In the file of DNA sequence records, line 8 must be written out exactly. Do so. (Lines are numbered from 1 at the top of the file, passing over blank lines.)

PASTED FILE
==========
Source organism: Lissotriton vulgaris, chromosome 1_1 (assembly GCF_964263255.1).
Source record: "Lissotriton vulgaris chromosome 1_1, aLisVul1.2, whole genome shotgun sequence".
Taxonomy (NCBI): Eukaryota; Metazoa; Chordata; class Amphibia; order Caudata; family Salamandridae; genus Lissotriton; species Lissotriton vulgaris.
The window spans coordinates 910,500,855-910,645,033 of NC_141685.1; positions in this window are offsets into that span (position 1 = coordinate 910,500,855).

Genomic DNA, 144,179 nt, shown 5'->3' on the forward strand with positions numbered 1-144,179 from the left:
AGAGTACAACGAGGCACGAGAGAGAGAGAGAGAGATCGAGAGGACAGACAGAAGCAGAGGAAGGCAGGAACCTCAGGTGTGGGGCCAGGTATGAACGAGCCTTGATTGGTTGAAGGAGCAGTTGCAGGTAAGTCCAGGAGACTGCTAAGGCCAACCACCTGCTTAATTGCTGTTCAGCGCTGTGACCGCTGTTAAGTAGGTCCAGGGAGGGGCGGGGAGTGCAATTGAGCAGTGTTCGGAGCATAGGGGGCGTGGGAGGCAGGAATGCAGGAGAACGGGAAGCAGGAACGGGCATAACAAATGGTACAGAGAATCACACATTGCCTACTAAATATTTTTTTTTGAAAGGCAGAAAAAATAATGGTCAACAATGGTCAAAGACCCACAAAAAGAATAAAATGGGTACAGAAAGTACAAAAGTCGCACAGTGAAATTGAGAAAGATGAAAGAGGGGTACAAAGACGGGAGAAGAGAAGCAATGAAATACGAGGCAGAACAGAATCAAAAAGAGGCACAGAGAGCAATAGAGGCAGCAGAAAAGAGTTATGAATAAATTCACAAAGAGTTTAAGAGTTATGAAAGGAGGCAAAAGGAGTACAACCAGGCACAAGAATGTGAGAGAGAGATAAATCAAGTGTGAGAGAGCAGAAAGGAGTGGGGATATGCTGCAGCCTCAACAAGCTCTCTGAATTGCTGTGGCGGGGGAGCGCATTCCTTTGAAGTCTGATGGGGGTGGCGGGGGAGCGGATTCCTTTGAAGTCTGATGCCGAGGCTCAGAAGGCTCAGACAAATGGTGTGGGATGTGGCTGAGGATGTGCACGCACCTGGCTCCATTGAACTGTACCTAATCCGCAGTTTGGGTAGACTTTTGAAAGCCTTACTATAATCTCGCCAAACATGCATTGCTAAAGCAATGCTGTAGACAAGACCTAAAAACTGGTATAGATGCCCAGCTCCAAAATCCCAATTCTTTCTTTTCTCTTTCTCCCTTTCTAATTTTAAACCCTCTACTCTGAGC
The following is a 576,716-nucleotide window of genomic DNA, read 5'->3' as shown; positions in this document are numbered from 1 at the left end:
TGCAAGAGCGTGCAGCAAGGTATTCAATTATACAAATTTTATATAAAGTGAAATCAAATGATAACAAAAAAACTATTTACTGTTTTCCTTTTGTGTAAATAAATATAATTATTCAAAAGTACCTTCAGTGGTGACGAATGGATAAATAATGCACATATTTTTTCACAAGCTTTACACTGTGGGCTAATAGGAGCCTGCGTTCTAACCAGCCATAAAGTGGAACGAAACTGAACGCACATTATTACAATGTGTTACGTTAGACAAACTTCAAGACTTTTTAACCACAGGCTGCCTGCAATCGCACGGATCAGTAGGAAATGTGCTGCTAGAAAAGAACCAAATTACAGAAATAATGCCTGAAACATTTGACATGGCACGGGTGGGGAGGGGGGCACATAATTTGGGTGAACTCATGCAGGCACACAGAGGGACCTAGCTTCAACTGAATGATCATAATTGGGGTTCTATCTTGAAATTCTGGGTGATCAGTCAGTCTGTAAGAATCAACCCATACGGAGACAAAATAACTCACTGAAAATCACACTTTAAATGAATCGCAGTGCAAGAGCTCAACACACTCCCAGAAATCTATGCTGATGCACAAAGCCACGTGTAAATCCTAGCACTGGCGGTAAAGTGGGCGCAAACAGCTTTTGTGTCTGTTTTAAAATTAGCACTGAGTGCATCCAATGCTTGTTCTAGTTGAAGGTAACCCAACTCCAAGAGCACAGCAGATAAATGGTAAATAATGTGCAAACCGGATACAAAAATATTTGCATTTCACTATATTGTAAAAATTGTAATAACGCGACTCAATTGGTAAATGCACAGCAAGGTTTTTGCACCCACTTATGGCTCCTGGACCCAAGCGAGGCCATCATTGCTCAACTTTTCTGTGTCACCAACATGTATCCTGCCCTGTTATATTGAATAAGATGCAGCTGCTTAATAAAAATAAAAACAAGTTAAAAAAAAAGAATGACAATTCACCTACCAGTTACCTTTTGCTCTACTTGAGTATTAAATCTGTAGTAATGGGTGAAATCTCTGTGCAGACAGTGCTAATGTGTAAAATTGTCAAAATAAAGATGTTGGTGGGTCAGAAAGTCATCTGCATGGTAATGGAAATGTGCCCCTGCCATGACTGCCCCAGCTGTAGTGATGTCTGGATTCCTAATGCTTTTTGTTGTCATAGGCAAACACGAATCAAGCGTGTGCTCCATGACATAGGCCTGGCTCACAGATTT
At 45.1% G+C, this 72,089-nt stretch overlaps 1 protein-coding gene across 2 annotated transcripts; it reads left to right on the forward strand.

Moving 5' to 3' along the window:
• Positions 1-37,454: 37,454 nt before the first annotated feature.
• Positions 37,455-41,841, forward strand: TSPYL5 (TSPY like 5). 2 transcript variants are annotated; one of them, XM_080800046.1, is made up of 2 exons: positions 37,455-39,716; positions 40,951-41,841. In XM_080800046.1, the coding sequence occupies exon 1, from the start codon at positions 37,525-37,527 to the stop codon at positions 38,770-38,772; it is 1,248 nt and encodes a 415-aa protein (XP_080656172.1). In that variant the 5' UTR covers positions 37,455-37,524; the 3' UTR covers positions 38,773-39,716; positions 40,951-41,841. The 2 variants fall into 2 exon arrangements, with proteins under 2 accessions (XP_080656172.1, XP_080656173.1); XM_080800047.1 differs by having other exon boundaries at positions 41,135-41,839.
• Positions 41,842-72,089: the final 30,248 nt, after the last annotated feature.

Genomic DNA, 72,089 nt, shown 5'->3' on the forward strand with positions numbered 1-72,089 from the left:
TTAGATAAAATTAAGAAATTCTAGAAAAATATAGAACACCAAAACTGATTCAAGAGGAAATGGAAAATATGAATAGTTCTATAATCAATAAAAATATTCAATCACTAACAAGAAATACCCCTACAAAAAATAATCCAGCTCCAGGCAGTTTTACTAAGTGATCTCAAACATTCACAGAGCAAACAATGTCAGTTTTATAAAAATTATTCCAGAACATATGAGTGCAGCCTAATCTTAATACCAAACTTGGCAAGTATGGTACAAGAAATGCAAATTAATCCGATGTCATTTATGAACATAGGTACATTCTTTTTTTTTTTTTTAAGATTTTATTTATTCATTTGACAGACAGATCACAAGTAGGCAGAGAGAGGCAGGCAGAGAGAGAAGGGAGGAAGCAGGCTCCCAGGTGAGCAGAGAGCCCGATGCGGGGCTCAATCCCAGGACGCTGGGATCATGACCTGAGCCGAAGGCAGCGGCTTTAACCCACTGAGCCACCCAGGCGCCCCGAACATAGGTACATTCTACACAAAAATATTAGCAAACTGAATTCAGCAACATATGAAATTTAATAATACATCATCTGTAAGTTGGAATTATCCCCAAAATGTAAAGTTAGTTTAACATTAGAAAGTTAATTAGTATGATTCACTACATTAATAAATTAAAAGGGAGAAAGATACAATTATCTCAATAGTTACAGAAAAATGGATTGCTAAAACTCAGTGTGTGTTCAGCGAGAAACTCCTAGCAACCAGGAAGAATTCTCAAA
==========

TGCAAGAGCGTGCAGCAAGGTATTCAATTATACAAATTTTATATAAAGTGAAATCAAATGATAACAAAAAAACTATTTACTGTTTTCCTTTTGTGTAAATAAATATAATTATTCAAAAGTACCTTCAGTGGTGACGAATGGATAAATAATGCACATATTTTTTCACAAGCTTTACACTGTGGGCTAATAGGAGCCTGCGTTCTAACCAGCCATAAAGTGGAACGAAACTGAACGCACATTATTACAATGTGTTACGTTAGACAAACTTCAAGACTTTTTAACCACAGGCTGCCTGCAATCGCACGGATCAGTAGGAAATGTGCTGCTAGAAAAGAACCAAATTACAGAAATAATGCCTGAAACATTTGACATGGCACGGGTGGGGAGGGGGGCACATAATTTGGGTGAACTCATGCAGGCACACAGAGGGACCTAGCTTCAACTGAATGATCATAATTGGGGTTCTATCTTGAAATTCTGGGTGATCAGTCAGTCTGTAAGAATCAACCCATACGGAGACAAAATAACTCACTGAAAATCACACTTTAAATGAATCGCAGTGCAAGAGCTCAACACACTCCCAGAAATCTATGCTGATGCACAAAGCCACGTGTAAATCCTAGCACTGGCGGTAAAGTGGGCGCAAACAGCTTTTGTGTCTGTTTTAAAATTAGCACTGAGTGCATCCAATGCTTGTTCTAGTTGAAGGTAACCCAACTCCAAGAGCACAGCAGATAAATGGTAAATAATGTGCAAACCGGATACAAAAATATTTGCATTTCACTATATTGTAAAAATTGTAATAACGCGACTCAATTGGTAAATGCACAGCAAGGTTTTTGCACCCACTTATGGCTCCTGGACCCAAGCGAGGCCATCATTGCTCAACTTTTCTGTGTCACCAACATGTATCCTGCCCTGTTATATTGAATAAGATGCAGCTGCTTAATAAAAATAAAAACAAGTTAAAAAAAAAGAATGACAATTCACCTACCAGTTACCTTTTGCTCTACTTGAGTATTAAATCTGTAGTAATGGGTGAAATCTCTGTGCAGACAGTGCTAATGTGTAAAATTGTCAAAATAAAGATGTTGGTGGGTCAGAAAGTCATCTGCATGGTAATGGAAATGTGCCCCTGCCATGACTGCCCCAGCTGTAGTGATGTCTGGATTCCTAATGCTTTTTGTTGTCATAGGCAAACACGAATCAAGCGTGTGCTCCATGACATAGGCCTGGCTCACAGATTT